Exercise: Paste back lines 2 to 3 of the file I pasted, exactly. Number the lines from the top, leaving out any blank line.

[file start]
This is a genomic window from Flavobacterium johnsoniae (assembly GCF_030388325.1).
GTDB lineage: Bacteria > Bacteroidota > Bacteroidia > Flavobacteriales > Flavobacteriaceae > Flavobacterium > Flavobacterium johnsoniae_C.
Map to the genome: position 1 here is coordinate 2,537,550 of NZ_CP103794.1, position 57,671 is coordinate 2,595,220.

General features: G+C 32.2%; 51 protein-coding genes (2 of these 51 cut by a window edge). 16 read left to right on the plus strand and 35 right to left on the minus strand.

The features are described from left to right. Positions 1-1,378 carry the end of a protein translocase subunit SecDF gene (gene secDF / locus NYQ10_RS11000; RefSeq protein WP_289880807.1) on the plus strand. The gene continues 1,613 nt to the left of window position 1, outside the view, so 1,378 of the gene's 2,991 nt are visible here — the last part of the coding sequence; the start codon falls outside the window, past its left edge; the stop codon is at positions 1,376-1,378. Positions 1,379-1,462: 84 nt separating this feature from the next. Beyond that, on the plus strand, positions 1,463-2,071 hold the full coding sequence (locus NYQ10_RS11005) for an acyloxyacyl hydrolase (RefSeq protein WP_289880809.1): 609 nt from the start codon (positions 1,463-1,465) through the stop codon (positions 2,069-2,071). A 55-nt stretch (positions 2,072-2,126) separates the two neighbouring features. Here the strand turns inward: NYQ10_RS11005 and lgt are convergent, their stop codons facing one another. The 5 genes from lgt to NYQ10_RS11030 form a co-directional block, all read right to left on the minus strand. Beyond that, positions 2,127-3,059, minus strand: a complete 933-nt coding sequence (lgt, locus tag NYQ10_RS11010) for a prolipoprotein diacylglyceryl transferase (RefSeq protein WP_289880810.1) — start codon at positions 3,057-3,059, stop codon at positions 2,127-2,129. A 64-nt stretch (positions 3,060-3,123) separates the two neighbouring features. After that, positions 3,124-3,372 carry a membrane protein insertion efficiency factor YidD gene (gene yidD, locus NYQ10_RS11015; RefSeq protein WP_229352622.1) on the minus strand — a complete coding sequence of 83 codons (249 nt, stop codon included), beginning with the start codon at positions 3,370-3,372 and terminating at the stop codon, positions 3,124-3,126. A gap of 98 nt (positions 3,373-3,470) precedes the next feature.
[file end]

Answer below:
GTDB lineage: Bacteria > Bacteroidota > Bacteroidia > Flavobacteriales > Flavobacteriaceae > Flavobacterium > Flavobacterium johnsoniae_C.
Map to the genome: position 1 here is coordinate 2,537,550 of NZ_CP103794.1, position 57,671 is coordinate 2,595,220.